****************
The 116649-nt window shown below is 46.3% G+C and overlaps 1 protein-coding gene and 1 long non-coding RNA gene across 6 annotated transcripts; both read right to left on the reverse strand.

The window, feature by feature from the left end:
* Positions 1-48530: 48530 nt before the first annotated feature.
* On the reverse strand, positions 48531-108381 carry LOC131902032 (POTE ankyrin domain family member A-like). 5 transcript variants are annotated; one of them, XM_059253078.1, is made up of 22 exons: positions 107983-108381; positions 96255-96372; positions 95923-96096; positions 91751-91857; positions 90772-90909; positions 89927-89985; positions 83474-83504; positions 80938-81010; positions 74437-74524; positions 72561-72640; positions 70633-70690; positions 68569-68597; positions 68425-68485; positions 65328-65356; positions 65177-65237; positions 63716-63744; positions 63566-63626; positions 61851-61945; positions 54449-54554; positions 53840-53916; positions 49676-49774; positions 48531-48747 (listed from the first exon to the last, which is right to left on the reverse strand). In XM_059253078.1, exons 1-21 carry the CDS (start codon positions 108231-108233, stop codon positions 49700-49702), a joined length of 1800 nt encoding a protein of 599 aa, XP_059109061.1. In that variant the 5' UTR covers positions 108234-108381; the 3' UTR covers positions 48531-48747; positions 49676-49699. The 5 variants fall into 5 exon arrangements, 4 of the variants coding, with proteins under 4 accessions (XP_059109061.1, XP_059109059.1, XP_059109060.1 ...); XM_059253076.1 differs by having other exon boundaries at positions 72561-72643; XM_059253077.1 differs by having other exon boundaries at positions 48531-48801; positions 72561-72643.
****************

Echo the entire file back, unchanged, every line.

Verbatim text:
The 116649-nt window shown below is 46.3% G+C and overlaps 1 protein-coding gene and 1 long non-coding RNA gene across 6 annotated transcripts; both read right to left on the reverse strand.

The window, feature by feature from the left end:
* Positions 1-48530: 48530 nt before the first annotated feature.
* On the reverse strand, positions 48531-108381 carry LOC131902032 (POTE ankyrin domain family member A-like). 5 transcript variants are annotated; one of them, XM_059253078.1, is made up of 22 exons: positions 107983-108381; positions 96255-96372; positions 95923-96096; positions 91751-91857; positions 90772-90909; positions 89927-89985; positions 83474-83504; positions 80938-81010; positions 74437-74524; positions 72561-72640; positions 70633-70690; positions 68569-68597; positions 68425-68485; positions 65328-65356; positions 65177-65237; positions 63716-63744; positions 63566-63626; positions 61851-61945; positions 54449-54554; positions 53840-53916; positions 49676-49774; positions 48531-48747 (listed from the first exon to the last, which is right to left on the reverse strand). In XM_059253078.1, exons 1-21 carry the CDS (start codon positions 108231-108233, stop codon positions 49700-49702), a joined length of 1800 nt encoding a protein of 599 aa, XP_059109061.1. In that variant the 5' UTR covers positions 108234-108381; the 3' UTR covers positions 48531-48747; positions 49676-49699. The 5 variants fall into 5 exon arrangements, 4 of the variants coding, with proteins under 4 accessions (XP_059109061.1, XP_059109059.1, XP_059109060.1 ...); XM_059253076.1 differs by having other exon boundaries at positions 72561-72643; XM_059253077.1 differs by having other exon boundaries at positions 48531-48801; positions 72561-72643.